Each trip to Tokyo (this is number 9!) is a new experience. Some things are familiar, but much is not. I was lucky enough to have an empty seat beside me on the plane, so I arrived less wiped out than usual. In a new apartment, I'm right across the street from the Grand Hyatt Tokyo. This is where the film, "Lost in Translation" was filmed and is a magnet for the wealthy and less adventurous. Surrounded by Armani, Rolex, Starbucks, etc, I could be in any big city.
Fortunately, from my window, looking the opposite direction to the west, through the skyscraper forest, I have a beautiful view of Mt. Fuji! The first time I've ever seen it - usually too much humidity in the summer air. Before I left Montana, I had been leading weekly meditations, to help people shift out of fear into more empowered ways of being. I presented the idea of 'becoming' a mountain, using breath as wind to clear cloudy thoughts, drawing strength from roots deep in a powerful Earth and vitality from the warmth of the sun. I am delighted to have Mt. Fuji, the most sacred of all Japanese mountains, as my daily reminder!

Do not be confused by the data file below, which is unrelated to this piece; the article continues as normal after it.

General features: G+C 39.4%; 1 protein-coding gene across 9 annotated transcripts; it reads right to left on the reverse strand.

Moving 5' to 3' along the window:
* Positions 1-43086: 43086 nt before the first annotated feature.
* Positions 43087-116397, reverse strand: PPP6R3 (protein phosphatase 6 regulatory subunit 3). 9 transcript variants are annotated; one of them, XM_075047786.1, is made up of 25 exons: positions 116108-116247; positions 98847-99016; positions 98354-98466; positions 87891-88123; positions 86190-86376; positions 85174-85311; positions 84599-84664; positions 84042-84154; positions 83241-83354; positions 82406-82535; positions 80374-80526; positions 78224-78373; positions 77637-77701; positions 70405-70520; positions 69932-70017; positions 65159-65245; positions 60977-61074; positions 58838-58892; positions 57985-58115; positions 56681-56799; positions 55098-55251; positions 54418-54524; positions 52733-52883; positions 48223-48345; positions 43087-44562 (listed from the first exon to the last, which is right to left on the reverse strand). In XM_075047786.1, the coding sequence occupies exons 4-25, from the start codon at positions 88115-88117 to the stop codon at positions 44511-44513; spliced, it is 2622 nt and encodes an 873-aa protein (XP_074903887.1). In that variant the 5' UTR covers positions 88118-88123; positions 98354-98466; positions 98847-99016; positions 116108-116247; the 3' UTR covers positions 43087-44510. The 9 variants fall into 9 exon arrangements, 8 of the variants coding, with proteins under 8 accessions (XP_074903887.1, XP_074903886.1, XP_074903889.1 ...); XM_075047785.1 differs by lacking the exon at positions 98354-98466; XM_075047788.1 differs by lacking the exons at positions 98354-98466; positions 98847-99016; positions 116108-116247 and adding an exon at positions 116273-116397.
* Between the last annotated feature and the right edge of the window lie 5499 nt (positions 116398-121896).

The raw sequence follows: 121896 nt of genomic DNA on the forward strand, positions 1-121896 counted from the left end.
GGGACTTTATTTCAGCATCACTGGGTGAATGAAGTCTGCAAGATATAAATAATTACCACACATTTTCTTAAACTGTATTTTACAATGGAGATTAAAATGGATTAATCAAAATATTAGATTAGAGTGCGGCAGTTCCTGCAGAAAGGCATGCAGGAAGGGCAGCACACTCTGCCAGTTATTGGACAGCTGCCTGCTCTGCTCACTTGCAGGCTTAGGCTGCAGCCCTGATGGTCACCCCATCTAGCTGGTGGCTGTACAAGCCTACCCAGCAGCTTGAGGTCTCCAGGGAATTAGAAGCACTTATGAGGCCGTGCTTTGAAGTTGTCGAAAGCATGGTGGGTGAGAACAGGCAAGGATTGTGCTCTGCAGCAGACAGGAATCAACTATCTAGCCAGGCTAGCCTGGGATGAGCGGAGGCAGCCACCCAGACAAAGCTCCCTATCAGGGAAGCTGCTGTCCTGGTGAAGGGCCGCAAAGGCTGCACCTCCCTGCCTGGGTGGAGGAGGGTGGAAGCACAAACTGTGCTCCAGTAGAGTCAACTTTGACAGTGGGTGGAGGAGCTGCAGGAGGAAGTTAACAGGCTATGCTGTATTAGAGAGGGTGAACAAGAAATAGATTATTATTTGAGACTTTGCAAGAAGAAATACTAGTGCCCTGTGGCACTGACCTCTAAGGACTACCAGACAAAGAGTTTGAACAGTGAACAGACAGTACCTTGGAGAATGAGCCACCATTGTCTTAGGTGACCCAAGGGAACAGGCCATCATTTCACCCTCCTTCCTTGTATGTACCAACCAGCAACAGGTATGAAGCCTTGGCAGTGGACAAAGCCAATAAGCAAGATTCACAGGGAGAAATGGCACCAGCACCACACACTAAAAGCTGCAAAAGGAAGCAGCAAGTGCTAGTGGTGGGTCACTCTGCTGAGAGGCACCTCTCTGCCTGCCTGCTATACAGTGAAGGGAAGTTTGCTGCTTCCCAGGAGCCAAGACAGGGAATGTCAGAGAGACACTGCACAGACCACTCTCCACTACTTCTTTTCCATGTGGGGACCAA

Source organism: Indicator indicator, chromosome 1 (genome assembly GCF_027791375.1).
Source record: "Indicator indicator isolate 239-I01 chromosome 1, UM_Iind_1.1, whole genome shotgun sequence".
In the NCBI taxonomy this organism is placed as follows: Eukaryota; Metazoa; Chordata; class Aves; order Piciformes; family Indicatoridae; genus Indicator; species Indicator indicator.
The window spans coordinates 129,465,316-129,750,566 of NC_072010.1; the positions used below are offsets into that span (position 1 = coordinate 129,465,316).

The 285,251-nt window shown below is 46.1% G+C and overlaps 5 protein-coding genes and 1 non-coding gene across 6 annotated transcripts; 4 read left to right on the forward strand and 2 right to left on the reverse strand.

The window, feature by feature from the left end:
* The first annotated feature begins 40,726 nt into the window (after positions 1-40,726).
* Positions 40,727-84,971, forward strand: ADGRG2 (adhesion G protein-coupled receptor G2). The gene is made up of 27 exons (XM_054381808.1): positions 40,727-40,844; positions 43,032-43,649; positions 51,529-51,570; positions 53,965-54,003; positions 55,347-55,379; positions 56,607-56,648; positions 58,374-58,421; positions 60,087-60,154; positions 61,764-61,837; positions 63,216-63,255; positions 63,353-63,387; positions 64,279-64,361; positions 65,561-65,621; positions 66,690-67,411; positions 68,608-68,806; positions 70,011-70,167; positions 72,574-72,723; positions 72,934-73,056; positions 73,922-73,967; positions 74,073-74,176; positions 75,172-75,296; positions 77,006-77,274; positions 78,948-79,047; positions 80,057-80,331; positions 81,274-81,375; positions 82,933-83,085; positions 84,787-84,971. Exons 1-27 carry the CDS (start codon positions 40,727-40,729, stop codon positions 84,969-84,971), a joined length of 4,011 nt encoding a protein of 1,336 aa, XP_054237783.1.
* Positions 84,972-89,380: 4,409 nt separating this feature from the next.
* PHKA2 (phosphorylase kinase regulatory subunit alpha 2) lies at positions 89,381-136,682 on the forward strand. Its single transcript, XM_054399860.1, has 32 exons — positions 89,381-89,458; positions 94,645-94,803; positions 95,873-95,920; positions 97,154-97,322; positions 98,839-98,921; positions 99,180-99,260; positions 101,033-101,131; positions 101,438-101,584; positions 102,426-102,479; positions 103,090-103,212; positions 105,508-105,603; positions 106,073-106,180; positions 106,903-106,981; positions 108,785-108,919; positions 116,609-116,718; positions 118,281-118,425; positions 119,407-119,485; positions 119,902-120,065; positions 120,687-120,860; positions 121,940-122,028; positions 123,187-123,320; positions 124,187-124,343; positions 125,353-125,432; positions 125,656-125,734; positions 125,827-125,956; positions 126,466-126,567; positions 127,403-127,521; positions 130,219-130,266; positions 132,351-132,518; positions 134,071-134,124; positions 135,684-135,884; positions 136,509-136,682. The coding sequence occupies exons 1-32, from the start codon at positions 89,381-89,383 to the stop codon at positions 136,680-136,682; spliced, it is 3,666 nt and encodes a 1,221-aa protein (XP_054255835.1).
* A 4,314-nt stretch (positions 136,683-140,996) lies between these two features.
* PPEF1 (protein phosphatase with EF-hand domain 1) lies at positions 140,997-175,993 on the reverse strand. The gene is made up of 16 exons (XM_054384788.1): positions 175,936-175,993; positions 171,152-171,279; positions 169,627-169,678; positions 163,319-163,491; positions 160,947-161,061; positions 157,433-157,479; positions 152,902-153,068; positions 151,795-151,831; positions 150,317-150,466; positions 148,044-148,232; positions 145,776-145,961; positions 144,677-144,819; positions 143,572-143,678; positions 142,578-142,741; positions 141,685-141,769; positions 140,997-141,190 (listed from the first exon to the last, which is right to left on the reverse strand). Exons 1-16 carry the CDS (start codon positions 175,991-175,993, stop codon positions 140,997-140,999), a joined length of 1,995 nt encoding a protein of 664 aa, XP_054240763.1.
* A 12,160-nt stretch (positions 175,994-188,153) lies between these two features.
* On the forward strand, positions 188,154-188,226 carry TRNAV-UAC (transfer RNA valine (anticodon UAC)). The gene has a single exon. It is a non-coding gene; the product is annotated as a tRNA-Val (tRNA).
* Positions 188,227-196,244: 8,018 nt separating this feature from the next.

It is crisp and cold here, and because of the wind, it feels as cold as below zero temperatures in Bozeman! I'm looking forward to the onset of spring in a couple weeks, with the onset of the plum blossoms.
Sunday evening, after a long weekend of client sessions, my interpretor and friend, Yu, took me on a dining adventure. Okonomiyaki is a restaurant style where you sit on the floor with a very HOT griddle on your table. I would not want to eat this way in Tokyo's summertime, but it is perfect for a winter night. They bring bowls of raw ingredients (cabbage, egg, meat, seafood) and you fry it up into a large pancake. Then it is covered in a syrupy sauce and sprinkled with dried Bonito. Tasty. We also enjoyed grilling whole scallops, pork strips, and yakisoba noodles. It was delicious, and we ate WAY TOO MUCH! In the spirit of being a brave foreign visitor, I had to sample the Sweet Potato Shochu (like vodka), and found it strong but delicious.
I am not sure, but I think the wait-staff had me confused with someone famous, because they were more gracious than usual. They were very eager to have their photo taken with me, and I played along. It's always more fun to engage, even without language skills. Here's my new friends from the kitchen at Dohtonbori Okonomiyaki, Hiro-o.
I have to admit that having a break from the daily and immediate drama of our country's current politics is refreshing. I am taking a deep breath, blowing away the cloudy thoughts of turmoil and fear, and gathering my strength. Each day from my window, I have a reminder to do so.
Sending strength and love,